By the year 2070, the Bureau of Meteorology predicts that number of days over 35 degrees will double from the current average of 8 days a year, to 17. A recent study by the Australian National University also found that Melbourne can expect 50 degree temperatures within the next few decades. These statistics highlight that climate change remains an ever-present risk to our world.
In response to the imminent impacts of climate change, Arts House will transform into an Emergency Relief Centre. Taking place on Saturday the 11th of November 2017, the event will serve as a contemporary art project while also educating audiences on how to respond to extreme climate events. Combining the work of artists, local communities, and emergency and health sectors, Refuge is an integral contribution to climate change conversation and awareness.
The event will take place at the North Melbourne Town Hall, which is home to Arts House and is one of the 18 Emergency Relief Centres in the City of Melbourne. In the case of a climate related event like a flood or heatwave, the venue will be used to provide aid to community members.
Recent global events – like hurricanes and heatwaves – have showcased more than ever the need for increased knowledge for handling excessive climate conditions.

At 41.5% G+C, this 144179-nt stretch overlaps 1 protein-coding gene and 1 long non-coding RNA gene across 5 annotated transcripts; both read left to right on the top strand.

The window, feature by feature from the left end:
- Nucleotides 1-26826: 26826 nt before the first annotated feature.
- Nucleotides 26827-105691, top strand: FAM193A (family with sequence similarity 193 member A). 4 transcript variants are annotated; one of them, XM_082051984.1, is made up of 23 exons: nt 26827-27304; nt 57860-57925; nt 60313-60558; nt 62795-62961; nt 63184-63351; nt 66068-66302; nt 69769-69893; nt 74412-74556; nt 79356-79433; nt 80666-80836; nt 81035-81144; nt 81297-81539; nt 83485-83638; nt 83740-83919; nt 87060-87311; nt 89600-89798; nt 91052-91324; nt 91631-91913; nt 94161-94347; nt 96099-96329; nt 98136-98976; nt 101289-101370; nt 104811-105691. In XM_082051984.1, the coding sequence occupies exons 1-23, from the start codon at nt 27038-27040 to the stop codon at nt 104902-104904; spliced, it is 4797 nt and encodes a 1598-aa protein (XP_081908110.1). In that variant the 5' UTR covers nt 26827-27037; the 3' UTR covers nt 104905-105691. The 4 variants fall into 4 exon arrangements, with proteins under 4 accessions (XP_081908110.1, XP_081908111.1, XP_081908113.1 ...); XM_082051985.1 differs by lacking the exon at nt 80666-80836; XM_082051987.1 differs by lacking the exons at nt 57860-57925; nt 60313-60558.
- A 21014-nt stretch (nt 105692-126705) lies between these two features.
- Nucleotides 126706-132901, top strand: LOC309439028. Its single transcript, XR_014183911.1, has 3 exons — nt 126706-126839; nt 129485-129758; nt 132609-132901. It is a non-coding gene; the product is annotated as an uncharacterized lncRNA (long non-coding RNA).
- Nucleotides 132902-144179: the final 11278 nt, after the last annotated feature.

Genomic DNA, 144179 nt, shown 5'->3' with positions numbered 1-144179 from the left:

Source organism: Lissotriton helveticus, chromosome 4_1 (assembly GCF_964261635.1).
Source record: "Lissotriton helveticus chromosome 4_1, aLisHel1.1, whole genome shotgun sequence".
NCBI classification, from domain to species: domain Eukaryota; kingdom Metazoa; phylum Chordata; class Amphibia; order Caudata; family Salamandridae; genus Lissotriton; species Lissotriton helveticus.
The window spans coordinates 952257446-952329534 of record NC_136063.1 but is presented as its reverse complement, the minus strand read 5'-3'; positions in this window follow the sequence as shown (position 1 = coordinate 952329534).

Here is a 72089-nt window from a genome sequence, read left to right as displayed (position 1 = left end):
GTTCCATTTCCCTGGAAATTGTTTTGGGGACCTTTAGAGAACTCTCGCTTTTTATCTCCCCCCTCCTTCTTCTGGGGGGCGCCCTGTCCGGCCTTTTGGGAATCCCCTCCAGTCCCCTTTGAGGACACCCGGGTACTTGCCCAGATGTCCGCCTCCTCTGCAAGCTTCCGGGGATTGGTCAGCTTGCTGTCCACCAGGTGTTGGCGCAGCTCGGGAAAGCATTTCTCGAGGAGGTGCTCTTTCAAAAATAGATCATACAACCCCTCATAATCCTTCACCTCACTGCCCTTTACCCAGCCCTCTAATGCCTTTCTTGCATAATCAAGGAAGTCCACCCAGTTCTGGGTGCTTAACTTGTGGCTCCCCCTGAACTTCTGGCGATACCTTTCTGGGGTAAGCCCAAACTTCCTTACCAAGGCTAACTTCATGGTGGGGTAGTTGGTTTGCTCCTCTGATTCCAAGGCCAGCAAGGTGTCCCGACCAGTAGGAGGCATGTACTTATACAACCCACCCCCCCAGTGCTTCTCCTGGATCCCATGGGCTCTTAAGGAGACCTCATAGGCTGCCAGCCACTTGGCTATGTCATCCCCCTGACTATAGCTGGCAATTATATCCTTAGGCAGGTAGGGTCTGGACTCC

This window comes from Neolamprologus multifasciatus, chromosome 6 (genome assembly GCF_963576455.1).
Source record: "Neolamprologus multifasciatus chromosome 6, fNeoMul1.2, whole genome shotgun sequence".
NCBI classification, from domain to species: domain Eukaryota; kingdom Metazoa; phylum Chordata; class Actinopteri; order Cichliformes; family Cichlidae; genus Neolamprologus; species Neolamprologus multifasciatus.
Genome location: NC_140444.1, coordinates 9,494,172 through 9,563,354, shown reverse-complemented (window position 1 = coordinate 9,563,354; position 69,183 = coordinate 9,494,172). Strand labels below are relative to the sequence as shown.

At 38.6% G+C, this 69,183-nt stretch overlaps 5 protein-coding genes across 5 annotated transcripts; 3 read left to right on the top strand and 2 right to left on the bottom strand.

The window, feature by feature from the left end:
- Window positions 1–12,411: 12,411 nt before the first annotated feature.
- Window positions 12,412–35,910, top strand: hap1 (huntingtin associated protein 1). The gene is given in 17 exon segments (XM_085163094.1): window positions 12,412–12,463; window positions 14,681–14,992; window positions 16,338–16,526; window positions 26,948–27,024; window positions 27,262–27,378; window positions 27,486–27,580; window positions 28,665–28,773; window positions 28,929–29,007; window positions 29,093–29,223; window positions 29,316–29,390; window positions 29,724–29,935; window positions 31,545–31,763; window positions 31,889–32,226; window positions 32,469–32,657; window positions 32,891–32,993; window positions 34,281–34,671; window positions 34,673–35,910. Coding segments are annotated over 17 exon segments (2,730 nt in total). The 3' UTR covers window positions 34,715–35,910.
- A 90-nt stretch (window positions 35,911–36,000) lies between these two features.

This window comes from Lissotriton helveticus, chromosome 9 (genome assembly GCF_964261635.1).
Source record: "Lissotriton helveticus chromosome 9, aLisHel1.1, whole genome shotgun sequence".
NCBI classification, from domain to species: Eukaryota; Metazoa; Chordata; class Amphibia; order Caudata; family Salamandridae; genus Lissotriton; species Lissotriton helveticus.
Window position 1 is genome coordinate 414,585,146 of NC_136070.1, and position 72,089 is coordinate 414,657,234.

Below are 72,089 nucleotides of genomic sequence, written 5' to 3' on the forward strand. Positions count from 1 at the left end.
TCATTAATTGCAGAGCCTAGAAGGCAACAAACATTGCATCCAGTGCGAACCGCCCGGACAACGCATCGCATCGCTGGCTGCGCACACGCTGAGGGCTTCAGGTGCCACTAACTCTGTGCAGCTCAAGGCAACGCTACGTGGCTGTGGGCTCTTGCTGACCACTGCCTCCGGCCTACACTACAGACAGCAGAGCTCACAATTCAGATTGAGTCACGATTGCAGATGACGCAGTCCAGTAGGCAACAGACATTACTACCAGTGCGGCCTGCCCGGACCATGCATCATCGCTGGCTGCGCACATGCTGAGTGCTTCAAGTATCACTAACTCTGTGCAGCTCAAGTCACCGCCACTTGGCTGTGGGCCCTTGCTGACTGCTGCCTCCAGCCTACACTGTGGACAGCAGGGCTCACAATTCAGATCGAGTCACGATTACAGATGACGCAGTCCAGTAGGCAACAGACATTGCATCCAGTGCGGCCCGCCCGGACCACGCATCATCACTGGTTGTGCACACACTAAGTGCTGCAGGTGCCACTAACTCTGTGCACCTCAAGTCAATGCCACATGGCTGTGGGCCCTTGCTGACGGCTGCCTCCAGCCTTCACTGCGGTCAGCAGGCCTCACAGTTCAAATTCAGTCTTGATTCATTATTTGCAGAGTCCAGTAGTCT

Arts House will host an imagined heatwave in the form of a contemporary art project. Refuge will bring together artists, community services, scientists and First Nation elders to showcase a creative approach to climate change conditions.
The project will feature immersive artworks, workshops, information sessions, and emergency preparedness activities run by the Red Cross Australia and the Victorian State Emergency Service.
“The Refuge exercise has shown that arts organisations have a lot to contribute when it comes to the planning and creation of an Emergency Relief Centre. It is important that as a city, we are prepared for climate related events such as heatwaves. By working with artists, emergency services and the local community, Refuge puts us in a good position to be prepared and resilient,” says Councillor Rohan Leppert, Chair of Arts, Culture and Heritage portfolio, City of Melbourne.
Refuge is part of a five year initiative that will run until 2020 and focus on different imagined climate disasters. Last year’s Refuge event found that emergency services and government planners who participated in the project were able to learn new modes of managing disaster by working with artists.
Find more details about the event below!